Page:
cepted the plea, and commanded him to restore Abraham his wife, because he was a prophet. This Abimelech did ; but he expostulates with Abraham for deceiving them, and exposing him to the displeasure of God, and the whole nation to his plague (v. 9), "What hast thou done unto us? And in what have I offended thee, that thou hast brought on me and my kingdom a great sin ? Thou hast done deeds unto me that ought not to be done." Seeing Abraham confused with this expostulation, and unable to make a ready answer, he puts the question home to him in the next verse, " What sawest thou, that thou hast done this thing?" What impurity or indecency hast thou perceived in me or in my people, that led thee to take such a step ? These Philistines looked upon adultery with great horror. Abimelech would never have taken Sarah, if he had known she had been another man's wife. Therefore he highly resented the imposi- tion. Our text is Abraham's reply, and excuse for his weak and unbecoming behaviour, " And Abraham said, Because I thought, surely the fear of God is not in this place; and they will slay me for my wife's sake." A poor excuse indeed ! but the best he could make. However, in the connexion in which it stands, it suggests to us two remarks; which, if they engage our attention and influence our practice, will be of the greatest service to us in future life. I. The fear of God is the most effectual restraint from sin. II. Persons may have more of the fear of God in them than others are ready sometimes to imagine. I will consider each of these remarks, and endeavour, by divine assistance, to persuade you to fear God and honour all men. I. The fear of God is the most effectual restraint from sin. Abraham imagined that the fear of God was not among the Philistines. He therefore concluded that they were capable of any mischief, and would stick at nothing to compass their impure and wicked designs. The fear of God frequently signifies in scripture, the whole of religion. But in the text and many other places, it seems to denote that part of it which immediately relates to God ; and as this is most excellent and important in itself, and the foundation of the other branches of religion, it is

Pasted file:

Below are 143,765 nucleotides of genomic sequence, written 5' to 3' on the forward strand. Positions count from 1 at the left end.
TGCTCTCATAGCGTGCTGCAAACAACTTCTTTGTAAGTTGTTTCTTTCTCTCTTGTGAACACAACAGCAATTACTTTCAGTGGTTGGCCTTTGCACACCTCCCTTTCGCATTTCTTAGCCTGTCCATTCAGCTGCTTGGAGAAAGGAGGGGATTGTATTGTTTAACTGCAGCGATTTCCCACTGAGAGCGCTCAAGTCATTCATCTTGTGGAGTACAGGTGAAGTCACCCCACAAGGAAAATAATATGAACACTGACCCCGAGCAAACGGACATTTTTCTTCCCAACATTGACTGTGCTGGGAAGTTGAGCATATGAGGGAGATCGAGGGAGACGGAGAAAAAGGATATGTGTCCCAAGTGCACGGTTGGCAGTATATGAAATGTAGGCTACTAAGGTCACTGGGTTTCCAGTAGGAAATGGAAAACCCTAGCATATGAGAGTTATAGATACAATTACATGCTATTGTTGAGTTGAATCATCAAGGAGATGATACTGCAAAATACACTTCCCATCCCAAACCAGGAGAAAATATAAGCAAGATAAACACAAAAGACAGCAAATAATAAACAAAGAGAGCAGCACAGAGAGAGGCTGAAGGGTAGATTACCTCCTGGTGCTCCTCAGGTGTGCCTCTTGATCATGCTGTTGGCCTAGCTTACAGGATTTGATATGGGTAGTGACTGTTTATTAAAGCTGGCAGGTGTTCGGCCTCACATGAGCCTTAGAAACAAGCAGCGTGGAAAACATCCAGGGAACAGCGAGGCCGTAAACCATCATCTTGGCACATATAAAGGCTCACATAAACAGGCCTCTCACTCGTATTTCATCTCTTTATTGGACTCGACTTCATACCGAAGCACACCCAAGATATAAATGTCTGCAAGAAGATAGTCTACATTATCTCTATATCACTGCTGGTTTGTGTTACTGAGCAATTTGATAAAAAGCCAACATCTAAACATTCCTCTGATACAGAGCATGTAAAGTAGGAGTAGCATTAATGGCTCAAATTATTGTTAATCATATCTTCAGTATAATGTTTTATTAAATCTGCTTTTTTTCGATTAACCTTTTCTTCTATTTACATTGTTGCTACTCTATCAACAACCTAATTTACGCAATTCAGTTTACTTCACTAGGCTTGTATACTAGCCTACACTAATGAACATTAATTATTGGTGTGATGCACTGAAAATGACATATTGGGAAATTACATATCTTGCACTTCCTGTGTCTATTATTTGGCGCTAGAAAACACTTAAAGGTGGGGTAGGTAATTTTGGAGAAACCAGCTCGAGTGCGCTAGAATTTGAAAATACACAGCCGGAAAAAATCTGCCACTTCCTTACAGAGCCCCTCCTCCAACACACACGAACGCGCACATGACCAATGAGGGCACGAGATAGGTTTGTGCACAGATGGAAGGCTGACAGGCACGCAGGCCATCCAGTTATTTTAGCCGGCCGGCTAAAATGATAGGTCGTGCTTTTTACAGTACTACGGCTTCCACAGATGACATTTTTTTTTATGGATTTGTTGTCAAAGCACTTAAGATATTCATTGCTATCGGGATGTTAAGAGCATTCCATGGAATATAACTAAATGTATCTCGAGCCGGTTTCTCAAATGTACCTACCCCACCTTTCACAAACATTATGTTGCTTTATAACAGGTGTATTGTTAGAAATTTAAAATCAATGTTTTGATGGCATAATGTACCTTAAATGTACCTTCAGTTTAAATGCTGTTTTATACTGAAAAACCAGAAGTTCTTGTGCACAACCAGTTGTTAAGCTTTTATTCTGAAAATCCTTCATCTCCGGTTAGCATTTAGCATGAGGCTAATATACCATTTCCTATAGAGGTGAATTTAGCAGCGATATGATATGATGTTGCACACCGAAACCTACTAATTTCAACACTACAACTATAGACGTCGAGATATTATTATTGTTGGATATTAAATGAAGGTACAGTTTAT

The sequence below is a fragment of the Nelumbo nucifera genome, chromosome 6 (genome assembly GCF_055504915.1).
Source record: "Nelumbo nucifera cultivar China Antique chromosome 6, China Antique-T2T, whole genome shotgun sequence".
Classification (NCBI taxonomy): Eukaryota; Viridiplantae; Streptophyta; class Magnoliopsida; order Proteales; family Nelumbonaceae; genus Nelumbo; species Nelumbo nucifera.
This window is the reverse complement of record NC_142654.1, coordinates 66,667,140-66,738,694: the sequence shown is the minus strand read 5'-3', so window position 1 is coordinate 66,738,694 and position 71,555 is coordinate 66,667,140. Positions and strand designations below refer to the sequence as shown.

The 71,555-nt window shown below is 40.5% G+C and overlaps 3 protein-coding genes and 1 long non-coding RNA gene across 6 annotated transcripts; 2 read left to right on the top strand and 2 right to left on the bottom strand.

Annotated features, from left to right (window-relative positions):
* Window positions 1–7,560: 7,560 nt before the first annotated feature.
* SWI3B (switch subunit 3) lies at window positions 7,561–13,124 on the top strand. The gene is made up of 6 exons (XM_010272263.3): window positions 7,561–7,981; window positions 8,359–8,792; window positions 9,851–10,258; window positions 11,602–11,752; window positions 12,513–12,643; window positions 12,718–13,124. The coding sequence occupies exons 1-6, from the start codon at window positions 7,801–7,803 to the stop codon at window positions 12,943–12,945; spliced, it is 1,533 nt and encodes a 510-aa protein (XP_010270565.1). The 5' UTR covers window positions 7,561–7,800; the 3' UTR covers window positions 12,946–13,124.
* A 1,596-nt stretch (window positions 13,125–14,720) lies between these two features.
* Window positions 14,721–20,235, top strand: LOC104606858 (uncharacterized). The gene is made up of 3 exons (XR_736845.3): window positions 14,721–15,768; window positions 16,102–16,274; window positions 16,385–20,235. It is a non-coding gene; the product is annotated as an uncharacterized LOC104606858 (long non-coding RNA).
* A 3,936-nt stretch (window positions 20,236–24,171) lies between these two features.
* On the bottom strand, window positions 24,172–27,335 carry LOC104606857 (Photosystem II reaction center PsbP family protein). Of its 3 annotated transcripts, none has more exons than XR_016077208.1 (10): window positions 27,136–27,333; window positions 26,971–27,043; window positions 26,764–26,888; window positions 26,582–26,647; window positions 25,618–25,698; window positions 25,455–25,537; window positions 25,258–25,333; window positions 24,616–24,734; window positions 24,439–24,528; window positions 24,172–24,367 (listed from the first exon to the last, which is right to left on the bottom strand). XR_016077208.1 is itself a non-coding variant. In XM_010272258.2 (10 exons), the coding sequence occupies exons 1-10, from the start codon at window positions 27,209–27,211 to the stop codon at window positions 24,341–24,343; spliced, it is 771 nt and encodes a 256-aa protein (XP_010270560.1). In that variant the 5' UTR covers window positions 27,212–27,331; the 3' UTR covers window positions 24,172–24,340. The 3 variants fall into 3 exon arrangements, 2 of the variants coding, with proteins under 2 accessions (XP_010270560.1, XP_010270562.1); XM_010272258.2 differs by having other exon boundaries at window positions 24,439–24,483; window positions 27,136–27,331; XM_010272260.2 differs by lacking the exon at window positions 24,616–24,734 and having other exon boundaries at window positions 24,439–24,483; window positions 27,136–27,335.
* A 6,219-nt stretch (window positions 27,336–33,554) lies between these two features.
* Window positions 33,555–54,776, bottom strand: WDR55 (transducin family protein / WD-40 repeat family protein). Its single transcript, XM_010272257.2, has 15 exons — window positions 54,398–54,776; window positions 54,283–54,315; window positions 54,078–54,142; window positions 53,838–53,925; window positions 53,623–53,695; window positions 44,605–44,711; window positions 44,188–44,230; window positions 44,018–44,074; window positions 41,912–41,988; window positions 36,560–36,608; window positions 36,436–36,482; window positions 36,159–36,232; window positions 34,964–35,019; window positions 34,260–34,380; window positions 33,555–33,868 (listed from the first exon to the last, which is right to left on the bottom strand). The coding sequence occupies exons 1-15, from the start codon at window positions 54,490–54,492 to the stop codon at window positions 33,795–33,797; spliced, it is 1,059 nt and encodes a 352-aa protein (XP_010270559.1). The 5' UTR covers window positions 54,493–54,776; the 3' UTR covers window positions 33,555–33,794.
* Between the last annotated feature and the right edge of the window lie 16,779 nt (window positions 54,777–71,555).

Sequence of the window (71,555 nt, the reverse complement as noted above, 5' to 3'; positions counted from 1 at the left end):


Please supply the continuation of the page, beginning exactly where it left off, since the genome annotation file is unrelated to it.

often put for the whole. Hence it is called, " the beginning of wisdom." It signifies a constant, serious regard to God, as the governor of the whole world ; which so influences the mind, as Dis. XXX.] Abraham's suspicion of abimelech. 253 to excite in it an habitual concern, not to do any thing offensive or displeasing to him, and a solicitous care to please him in all things. This disposition is founded on right notions of God ; as a being of perfect holiness ; who loveth righteousness and beholdeth the upright with approbation ; but must abhor and punish the wicked. It is founded on a persuasion of his uni- versal presence, and perfect knowledge of all his creatures; of all their actions, thoughts, and designs. The man who feareth God, not only beheves in general that he searcheth and seeth him; but he sets the Lord always before him, as the object of his constant regard; and his heart is filled with an humble reverence and a filial awe of liim. But let it be observed, that this is not a sudden passion, excited now and then by some awful rep-e- sentation of the terrors of the Lord, or affecting displays of his power and justice ; but it is a settled temper ; a prevailing, governing disposition in the heart. It is a temper nearly re- sembhng that of a dutiful child to a wise and affectionate father. From a reverence of God's authority, a fear of displeasing one to whom he is so highly obliged, on whom he constantly depends, and who hath it in his power to punish every act of contempt and disobedience, he endeavours to know and to obey his will. But a sense of God's paternal goodness, and a hope in his favour, prevent this fear from becoming servile and painful, and make it quite easy and agreeable to the mind. This is a brief account of the nature of the fear of God. Where this principle doth not prevail, no good can be expected. The want of it introduceth all manner of confusion among intelligent creatures, renders them the very reverse of what they should be, and is indeed the chief cause of all the sins that are in the world. Thus David observes, " The transgression of the wicked saith within my heart, that there is no fear of God before his eyes," Ps. xxxvi. 1. When I see their transgressions, I naturally con-